Christian rumours about Steve

Yesterday I noticed a hit on this site from someone searching for “steve irwin baptized“. I’ve posted about Steve’s death and have mentioned baptism a couple of times, so the search led here. I didn’t think about it too much at the time.

Today, that search fell into context, when I read in the Sydney Morning Herald about a rumour that Steve became a born-again Christian just weeks before his death. It turns out that this can’t be substantiated, so although we can’t say for sure that it didn’t happen, the claim that it did happen now appears to be on very shaky ground.

This is where we come across an interesting asymmetry in trying to determine what’s true in history. It’s very, very difficult to prove that something didn’t happen. It’s relatively easy to prove, or at least establish beyond reasonable doubt (”proof” in the strict sense is a different matter entirely), that something happened – in this case, a photo of Steve in church, or the statement of a couple of identified eyewitnesses, or a comment from his wife Terri (who apparently is a Christian), would easily satisfy the doubts of most people. But to prove that he wasn’t converted, you’d theoretically need to talk to every single person who could possibly have witnessed it, and establish that none of them saw it happen. Even if you managed to track down the person who started the rumour, and they confirmed that they just made it up, all it would show is that they don’t know that he was converted.

And there’s always the possibility that the rumour didn’t start on purpose – there are any number of ways that someone could falsely believe something like this had happened. For example, someone could have misheard someone else who said they wished Steve Irwin had become a Christian before he died. Rumours can start by accident really, really easily, and they’re hard to disprove once they get going. That’s why skepticism is such a vital skill – it puts the burden of proof in the right place. It would be relatively easy to show that a claim like this is true, but exhaustively difficult to show that it’s false, so in the absence of any evidence beyond “I heard from a friend of a friend of a friend”, we assume by default that it’s false. For now.

In the context of Christianity, this has implications for a lot of things, but from my perspective, the biggest one is the truth of the gospels. A lot of Christians (not all) would say that Jesus’ resurrection was God’s greatest and most convincing miraculous sign, and many would say that this should be sufficient to convince anyone to believe, and that we should never need to ask for another one.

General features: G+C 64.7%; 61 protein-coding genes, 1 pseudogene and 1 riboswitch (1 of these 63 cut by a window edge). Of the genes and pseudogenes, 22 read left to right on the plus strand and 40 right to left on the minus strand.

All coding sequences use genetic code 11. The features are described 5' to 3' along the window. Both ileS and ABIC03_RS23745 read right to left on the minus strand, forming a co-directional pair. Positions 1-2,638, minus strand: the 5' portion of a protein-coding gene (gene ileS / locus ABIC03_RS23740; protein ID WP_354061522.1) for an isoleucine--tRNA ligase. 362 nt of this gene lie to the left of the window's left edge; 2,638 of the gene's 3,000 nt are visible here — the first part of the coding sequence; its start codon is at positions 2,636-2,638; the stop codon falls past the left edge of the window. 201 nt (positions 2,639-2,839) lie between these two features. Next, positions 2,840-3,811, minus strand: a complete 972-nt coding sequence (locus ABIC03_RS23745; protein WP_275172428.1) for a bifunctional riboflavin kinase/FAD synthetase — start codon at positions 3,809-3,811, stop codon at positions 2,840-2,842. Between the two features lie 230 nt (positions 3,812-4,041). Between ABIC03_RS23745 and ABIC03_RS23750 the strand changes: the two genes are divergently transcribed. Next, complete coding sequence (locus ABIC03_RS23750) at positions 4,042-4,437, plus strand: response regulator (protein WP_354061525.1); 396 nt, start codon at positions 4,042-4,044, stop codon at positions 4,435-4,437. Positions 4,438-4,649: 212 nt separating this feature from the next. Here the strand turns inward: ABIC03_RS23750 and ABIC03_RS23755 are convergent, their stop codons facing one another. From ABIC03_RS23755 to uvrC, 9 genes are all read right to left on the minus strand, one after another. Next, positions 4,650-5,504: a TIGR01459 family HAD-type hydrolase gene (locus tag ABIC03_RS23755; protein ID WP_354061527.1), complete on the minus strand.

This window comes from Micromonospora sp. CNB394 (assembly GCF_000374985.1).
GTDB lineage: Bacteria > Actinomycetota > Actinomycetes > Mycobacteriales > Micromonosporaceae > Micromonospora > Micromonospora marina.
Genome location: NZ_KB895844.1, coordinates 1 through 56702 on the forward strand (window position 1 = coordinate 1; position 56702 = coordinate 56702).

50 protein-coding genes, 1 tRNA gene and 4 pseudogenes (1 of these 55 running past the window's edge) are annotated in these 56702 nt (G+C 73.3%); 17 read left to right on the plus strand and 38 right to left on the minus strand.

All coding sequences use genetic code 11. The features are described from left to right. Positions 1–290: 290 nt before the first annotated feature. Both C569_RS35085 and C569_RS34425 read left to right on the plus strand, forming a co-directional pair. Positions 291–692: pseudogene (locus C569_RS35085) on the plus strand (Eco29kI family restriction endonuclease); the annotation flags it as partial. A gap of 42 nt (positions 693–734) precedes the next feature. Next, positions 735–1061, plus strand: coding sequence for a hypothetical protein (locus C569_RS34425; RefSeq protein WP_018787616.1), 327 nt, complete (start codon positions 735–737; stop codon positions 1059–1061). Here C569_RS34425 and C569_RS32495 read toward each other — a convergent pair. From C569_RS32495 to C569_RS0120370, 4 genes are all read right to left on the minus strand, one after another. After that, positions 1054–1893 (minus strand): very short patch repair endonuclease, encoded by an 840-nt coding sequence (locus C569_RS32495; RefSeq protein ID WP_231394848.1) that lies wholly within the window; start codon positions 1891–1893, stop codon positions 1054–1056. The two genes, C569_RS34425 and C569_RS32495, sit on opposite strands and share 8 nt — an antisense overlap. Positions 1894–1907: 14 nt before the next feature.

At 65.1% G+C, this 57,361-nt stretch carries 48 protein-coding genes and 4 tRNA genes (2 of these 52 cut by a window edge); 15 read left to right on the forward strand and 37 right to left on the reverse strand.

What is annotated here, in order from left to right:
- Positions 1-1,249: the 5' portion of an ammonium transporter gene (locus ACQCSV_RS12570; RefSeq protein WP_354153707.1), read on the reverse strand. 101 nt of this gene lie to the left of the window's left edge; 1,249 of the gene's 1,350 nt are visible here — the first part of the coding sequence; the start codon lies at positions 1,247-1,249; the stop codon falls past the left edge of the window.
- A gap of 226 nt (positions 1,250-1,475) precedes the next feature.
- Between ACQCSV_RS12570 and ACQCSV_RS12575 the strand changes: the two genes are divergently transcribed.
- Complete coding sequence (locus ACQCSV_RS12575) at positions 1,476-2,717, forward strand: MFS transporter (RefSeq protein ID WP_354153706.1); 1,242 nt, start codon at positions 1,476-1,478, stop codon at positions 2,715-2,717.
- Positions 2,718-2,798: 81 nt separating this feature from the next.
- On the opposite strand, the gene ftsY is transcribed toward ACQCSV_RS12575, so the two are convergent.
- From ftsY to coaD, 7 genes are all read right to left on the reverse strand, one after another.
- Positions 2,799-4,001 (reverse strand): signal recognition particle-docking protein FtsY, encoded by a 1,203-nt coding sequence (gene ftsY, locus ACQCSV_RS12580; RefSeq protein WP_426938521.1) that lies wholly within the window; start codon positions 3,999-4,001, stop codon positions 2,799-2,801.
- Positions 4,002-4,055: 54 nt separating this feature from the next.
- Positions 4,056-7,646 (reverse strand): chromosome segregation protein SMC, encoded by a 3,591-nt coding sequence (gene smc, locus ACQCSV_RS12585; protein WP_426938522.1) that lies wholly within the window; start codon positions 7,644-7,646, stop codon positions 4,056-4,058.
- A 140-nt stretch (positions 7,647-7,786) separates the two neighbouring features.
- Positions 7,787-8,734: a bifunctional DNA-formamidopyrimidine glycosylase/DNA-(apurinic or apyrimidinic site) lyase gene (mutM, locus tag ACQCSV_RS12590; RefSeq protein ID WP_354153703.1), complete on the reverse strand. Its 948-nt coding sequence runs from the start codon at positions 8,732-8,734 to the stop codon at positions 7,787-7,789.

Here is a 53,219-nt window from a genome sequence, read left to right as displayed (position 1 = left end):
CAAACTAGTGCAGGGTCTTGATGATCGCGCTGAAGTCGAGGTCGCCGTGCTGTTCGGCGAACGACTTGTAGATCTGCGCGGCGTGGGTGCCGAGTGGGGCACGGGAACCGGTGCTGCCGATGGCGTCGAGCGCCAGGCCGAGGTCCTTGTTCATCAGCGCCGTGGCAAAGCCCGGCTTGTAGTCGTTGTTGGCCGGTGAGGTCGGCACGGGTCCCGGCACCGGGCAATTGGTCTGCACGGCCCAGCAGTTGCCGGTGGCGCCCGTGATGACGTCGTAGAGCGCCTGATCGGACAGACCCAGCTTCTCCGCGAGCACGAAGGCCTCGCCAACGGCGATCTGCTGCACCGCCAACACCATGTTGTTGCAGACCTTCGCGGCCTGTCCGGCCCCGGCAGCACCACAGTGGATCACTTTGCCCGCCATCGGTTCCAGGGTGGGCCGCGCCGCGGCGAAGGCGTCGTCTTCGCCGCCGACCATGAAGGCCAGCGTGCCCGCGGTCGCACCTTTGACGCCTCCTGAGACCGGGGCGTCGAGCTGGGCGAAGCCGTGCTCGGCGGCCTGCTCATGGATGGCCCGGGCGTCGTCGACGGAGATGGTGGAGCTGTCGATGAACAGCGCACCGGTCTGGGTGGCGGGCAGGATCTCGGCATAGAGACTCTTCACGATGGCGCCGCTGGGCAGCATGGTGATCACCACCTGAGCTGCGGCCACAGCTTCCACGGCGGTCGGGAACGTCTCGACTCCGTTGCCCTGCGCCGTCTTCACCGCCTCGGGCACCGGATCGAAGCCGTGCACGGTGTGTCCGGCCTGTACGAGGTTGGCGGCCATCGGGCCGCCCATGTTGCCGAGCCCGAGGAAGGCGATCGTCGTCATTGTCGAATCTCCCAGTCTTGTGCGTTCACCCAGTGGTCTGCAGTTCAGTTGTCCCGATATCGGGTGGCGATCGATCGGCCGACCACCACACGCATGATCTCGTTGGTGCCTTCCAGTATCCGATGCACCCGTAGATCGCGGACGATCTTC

But the only record we have of what happened to Jesus is in the gospels. There’s no external evidence to confirm anything that the gospels say (beyond basic facts like Pilate being governor of Judea). An argument I’ve heard reasonably often to support their accuracy is that they were written within the lifetimes of eyewitnesses, so if they’d written something that wasn’t true, then they wouldn’t have spread, because there would have been enough people around to deny that those things ever happened.

Compare this argument to the activity of the rumour mill within weeks of Steve Irwin’s death, in a society where information has the means to spread more or less instantaneously.

A more specific case is the question of what happened to Jesus’ body if he wasn’t resurrected. The classical argument goes that nobody (disciples, Jews, Romans) had the motive to move the body, therefore none of them did. But this is another case where the burden of proof is in entirely the wrong place – it avoids proving that Jesus did come back to life, and instead attacks a straw-man attempt to prove that he didn’t. This is all the wrong way around.

The story about Steve should show us that the truth is no obstacle to people believing what they want to believe. (Reconciling this statement with my comments in this post about how people come to accept things as fact is left as an exercise to the reader.)


3 Comments so far

  1. Sara2008 August 7th, 2008 1:42 am

    The story about Steve should show us that the truth is no obstacle to people believing what they want to believe.

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